1998 1999 2000 2001 2002 2003 2004 2005
The analysis shows that
on average, bariatric
surgery costs were fully
recovered after 53 months
for procedures taken as
a whole. Costs of open
surgery performed between
1999 and 2002 were fully
recovered after 77 months,
and costs of open surgery
performed between 2003
and 2005 were recovered
after only 49 months.
fully recovered after 77 months, and costs of open surgery performed between 2003 and 2005 were recovered after only 49
months. The study’s authors attribute the improved return
on investment to greater surgical experience, enhanced technologies, and still-developing Centers of Excellence, where
improved outcomes and follow-up contribute to lower costs.
For laparoscopic bariatric procedures, which constitute
the predominant surgical approach today, costs were fully
recovered much sooner—within 25 months. Current weight-reduction surgery involves a variation on one of three types
of procedures: gastric bypass, gastric band, and sleeve gastrectomy. When performed as a laparoscopic rather than open
surgery, the procedure is less invasive and less costly, which,
therefore, allows faster recovery of initial costs.
The Actuarial Test
Using the findings of the 2008 study, it’s possible to argue that
covering bariatric surgery represents an effective cost-management strategy for health plans. The findings certainly merit
further examination under an actuarial lens.
Is the Study’s Claim Experience Relevant?
The study is based on a data set, incorporating claims experience, for 5,472,542 lives covered under employment-based
health plans. These data included both medical and prescription drug claim costs. The claim data set, therefore, should be
indicative of what a health plan would experience in an employed population.
Insurers providing coverage for bariatric surgery, in fact,
may be able to replicate this study using their own claims data.
Health plans that aren’t offering coverage can use the study as
a benchmark until they develop their own data.
Is Morbid Obesity Prevalent and Cost Significant?
The study findings confirm that the prevalence and cost of morbid obesity are substantive and warrant further consideration
by health plans.
In the study, 36,384 covered lives had at least one morbid
obesity diagnosis, for a prevalence rate of 6. 6 per 1,000 ( 1,000
x 36,384 / 5,472,542). We also know that claims for morbid
obesity typically are underreported because health care providers generally are paid for treating the associated conditions
(diabetes, hypertension, etc.) rather than the obesity itself. It’s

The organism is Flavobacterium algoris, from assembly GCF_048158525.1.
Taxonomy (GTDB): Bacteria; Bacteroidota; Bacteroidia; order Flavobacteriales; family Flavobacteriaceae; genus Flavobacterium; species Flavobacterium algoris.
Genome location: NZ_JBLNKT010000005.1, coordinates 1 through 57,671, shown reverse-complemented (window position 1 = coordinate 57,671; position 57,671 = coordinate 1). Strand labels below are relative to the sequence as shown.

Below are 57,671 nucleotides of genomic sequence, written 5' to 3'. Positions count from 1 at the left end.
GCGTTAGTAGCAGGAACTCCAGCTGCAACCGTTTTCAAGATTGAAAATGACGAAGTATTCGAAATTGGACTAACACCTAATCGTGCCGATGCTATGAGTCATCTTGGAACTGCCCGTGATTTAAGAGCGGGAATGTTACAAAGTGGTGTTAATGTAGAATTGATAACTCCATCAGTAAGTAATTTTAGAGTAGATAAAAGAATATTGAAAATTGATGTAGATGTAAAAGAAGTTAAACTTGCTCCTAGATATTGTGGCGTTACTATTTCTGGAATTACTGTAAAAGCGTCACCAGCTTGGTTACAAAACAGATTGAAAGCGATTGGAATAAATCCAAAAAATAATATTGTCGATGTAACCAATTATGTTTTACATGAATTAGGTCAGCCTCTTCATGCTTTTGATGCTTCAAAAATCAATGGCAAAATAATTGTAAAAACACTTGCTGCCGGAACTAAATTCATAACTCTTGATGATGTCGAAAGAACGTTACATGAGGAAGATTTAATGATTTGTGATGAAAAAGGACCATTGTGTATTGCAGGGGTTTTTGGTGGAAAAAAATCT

likely that the actual prevalence of morbid obesity in the study
population was higher than 6. 6 per 1,000.
When we consider the cost of morbid obesity, the study
paints a compelling picture. Based on data used in the study,
Chart 2 plots the higher average annual health care costs for
the morbidly obese patient compared with the average patient.
Note that costs associated with morbid obesity also generally
increased more quickly, except in the last year of the study.
The study also revealed that a significant number of morbidly obese patients receive care that seems to address vague
symptoms rather than underlying causes. Table 1 illustrates
the percentage of morbidly obese patients present in 2005
who received care for selected diagnoses included in the signs,
symptoms, and ill-defined conditions group.
Claims for ill-defined conditions appear to be quite common
among the morbidly obese. The more imprecise the diagnosis,
the more likely these claims represent spending by health plans
that provide limited value to the patient.
Is the Study Reliable?
The research methodology and design employed by Crémieux
and his fellow researchers differ from prior studies of bariatric surgery in several ways that ensure a reliable foundation for
■ ■ The study determined cost and savings by comparing bariatric surgery patients with control group patients who didn’t
have the surgery. Surgery patients were matched to nonsurgery
(control group) patients on the basis of relevant data (
demographics, diagnoses, pre-surgery cost, etc.). Diagnostics on the
baseline characteristics of the surgery patients and their controls revealed no systematic differences between the groups that